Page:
Russophone

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See also Russophone (novel)
Historical distribution, according to Brockhaus and Efron Encyclopedic Dictionary (1890—1907). Before the 1920s "Ukrainization", it was common to include under the term "Russian" all of East Slavic. The top left map shows the distribution of "all Russian" speakers (i.e East Slavic), top right "Greater Russian" (i.e. Russian, bottom left "Small Russian" (i.e. Ukrainian), bottom right "White Russian" (i.e. Belorusian). Solid red indicates a majority above 75%, dark red above 95%.
Russophone population in Estonia
Russophone population in Ukraine (shown in red; Ukrainophone in blue).

A Russophone (Russian: русскоговорящий, русскоязычный; russkogovoryashchy, russkoyazychny) is a speaker of the Russian language either natively or by preference. At the same time the term is used in a more specialized meaning to describe the category of people whose cultural background is associated with Russia regardless of territorial distinctions.

There are an estimated 162 million native speakers of Russian worldwide (of whom 137 million or 85% live in the Russian Federation) and about 110 million people who speak Russian as a second language.[1]

There are sizable Russophone communities in many neighbouring countries that were parts of the former Soviet Union, including Belarus, Ukraine, Kazakhstan, Moldova, Estonia and Latvia. Additionally, there are large Russophone immigrant communities in Israel and various parts of the United States, Canada and Australia.


Russian population in post-Soviet states[edit]

Russophony in the post-Soviet states is a controversial phenomenon, as it is in all nations which share a European colonial past such as Africa or Spanish America. Throughout Imperial Russia and later the other republics of the USSR, the languages of many different ethnic and indigenous groups were suppressed by Russification, as Russian attained its status as a de facto language that unified the Soviet people and was used exclusively in all official and interstate affairs. Although native language classes (e.g. Latvian or Estonian) were obligatory for all students regardless nationality in every Republic and Autonomy of the USSR alongside with Russian. After the dissolution of the Soviet Union this situation was reversed in the countries state schools of the "Near abroad" (Russian: ближнее зарубежье, blizhneye zarubezhye) — the term used in Russia for the post-Soviet states — and the use of Russian was discouraged, with the notable exceptions of Belarus, Krym - Ukraine, Kazakhstan, and Kyrgyzstan where Russian remains today an official language. The breakaway republics of Abkhazia , South Ossetia, and Transnistria (Moldova) have also declared Russian as official in the territories under their control.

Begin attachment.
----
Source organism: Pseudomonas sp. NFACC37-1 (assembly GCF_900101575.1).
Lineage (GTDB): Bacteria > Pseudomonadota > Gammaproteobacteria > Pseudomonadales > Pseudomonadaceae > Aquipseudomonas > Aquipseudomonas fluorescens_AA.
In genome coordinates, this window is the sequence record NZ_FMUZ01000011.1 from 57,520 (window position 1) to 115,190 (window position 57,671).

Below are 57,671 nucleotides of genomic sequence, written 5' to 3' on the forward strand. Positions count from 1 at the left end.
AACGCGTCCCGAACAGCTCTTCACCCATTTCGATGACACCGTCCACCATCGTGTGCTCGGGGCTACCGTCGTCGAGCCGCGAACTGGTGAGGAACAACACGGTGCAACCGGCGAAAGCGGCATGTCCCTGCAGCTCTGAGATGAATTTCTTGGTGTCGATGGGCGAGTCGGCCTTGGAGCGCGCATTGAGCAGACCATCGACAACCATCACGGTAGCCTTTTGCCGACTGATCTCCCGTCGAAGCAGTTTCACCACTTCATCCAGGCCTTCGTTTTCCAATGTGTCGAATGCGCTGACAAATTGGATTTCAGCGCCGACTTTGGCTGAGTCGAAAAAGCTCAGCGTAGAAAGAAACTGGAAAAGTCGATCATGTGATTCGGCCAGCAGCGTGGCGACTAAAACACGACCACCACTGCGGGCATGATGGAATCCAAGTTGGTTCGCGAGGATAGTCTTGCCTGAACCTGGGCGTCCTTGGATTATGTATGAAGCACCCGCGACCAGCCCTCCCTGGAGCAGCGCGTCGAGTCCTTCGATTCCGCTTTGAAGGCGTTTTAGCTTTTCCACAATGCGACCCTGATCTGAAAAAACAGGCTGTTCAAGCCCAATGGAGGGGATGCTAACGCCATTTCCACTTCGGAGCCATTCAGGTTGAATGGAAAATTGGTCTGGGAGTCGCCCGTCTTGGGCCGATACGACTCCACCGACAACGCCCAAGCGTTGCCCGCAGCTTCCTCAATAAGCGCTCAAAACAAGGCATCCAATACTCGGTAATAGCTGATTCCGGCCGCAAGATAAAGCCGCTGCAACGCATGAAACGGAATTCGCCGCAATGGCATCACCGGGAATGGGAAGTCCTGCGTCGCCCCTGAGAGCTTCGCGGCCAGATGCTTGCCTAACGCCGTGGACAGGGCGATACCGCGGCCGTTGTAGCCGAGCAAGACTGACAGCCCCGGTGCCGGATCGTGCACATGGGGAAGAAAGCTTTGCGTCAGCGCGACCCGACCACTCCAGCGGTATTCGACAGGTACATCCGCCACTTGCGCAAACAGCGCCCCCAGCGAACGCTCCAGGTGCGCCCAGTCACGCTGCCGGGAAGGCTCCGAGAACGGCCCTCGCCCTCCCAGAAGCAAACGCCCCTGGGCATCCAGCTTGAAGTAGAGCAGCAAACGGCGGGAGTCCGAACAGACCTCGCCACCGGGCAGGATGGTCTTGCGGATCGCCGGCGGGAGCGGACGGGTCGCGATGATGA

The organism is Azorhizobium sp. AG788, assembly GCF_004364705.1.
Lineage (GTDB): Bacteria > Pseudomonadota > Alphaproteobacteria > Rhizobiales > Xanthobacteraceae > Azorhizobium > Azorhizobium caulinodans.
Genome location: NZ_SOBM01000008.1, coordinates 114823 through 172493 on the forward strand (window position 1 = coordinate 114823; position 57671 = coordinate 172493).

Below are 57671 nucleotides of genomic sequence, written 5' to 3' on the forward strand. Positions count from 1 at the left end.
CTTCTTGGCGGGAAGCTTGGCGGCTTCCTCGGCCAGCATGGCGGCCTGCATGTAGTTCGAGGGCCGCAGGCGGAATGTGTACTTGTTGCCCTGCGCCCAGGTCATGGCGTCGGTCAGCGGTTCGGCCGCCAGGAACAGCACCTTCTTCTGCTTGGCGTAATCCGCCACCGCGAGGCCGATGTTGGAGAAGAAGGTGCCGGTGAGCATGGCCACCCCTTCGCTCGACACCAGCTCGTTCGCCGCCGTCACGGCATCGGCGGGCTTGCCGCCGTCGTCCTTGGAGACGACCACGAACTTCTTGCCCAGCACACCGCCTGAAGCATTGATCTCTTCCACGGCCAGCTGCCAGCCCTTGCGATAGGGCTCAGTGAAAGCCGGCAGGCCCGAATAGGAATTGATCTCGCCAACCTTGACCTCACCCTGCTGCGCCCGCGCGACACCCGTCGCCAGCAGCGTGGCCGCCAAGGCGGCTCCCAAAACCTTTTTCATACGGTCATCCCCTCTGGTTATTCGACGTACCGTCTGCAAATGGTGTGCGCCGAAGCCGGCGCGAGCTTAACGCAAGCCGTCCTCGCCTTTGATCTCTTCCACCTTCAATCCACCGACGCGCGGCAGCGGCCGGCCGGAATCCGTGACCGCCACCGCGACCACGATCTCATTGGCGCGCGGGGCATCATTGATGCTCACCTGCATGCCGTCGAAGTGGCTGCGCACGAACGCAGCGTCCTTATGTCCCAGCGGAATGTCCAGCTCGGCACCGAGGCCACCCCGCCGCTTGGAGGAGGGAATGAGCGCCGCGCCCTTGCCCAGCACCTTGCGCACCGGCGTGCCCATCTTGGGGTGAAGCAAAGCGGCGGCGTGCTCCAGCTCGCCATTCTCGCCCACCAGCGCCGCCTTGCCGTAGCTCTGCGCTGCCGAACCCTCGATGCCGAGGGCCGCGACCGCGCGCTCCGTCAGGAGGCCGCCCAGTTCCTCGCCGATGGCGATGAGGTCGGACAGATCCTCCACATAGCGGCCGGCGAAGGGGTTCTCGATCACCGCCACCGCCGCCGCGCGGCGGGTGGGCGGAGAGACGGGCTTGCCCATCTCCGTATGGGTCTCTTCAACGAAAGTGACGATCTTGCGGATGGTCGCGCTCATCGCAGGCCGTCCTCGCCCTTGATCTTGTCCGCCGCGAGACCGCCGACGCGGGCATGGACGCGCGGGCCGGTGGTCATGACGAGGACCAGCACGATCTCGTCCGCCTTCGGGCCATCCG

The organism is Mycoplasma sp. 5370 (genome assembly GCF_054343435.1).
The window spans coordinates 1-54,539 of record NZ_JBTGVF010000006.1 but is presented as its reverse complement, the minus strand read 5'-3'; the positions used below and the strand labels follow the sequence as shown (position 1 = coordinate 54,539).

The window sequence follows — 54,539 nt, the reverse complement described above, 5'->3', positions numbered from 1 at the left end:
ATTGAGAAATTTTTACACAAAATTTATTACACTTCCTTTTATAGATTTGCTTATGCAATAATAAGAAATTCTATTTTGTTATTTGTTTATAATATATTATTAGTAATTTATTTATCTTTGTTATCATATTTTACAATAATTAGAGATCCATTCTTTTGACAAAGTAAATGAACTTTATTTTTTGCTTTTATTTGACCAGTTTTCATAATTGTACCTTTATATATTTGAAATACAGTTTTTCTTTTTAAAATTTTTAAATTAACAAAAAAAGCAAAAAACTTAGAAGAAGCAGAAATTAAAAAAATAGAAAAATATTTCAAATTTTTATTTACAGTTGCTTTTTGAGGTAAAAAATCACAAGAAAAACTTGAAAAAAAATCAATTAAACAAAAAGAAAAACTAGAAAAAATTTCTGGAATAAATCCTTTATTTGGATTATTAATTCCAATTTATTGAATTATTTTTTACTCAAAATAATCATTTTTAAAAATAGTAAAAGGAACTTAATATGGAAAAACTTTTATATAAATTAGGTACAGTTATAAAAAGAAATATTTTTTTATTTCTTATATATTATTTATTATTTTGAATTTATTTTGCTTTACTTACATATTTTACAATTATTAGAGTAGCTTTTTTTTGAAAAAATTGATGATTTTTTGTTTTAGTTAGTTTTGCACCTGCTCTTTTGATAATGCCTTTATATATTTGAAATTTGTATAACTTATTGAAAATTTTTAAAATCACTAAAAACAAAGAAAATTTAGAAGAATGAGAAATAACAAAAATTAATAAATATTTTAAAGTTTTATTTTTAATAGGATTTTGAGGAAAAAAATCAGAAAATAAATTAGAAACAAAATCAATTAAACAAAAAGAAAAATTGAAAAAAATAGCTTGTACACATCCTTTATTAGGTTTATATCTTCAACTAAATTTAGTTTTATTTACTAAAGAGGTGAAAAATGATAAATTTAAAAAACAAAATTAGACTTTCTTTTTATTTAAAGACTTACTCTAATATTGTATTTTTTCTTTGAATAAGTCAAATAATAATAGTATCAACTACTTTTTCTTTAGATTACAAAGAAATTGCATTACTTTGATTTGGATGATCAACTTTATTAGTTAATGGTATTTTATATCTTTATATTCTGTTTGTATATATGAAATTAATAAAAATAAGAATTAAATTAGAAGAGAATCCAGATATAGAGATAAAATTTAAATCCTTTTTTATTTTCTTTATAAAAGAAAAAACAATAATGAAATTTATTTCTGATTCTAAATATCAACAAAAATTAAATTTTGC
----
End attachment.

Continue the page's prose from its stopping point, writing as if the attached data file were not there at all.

See also[edit]

References[edit]

  • Pål Kolstø, "The new Russian diaspora - an identity of its own? Possible identity trajectories for Russians in the former Soviet republic." Ethnic and Racial studies, July 1996, pp. 609-639
  • Pål Kolstø, "The price of stability. Kazakhstani control mechanisms in a bipolar cultural and demographic situation", paper presented at conf. Democracy and Pluralism in the Muslim Areas of the Former Soviet Union at The Cummings Center, University of Tel Aviv, 7-9 November 1999 [1]
  • Autin, Claire, «Les États baltes. Le défi des minorités russophones», Géographie et cultures, No. 38, 2001 :5-24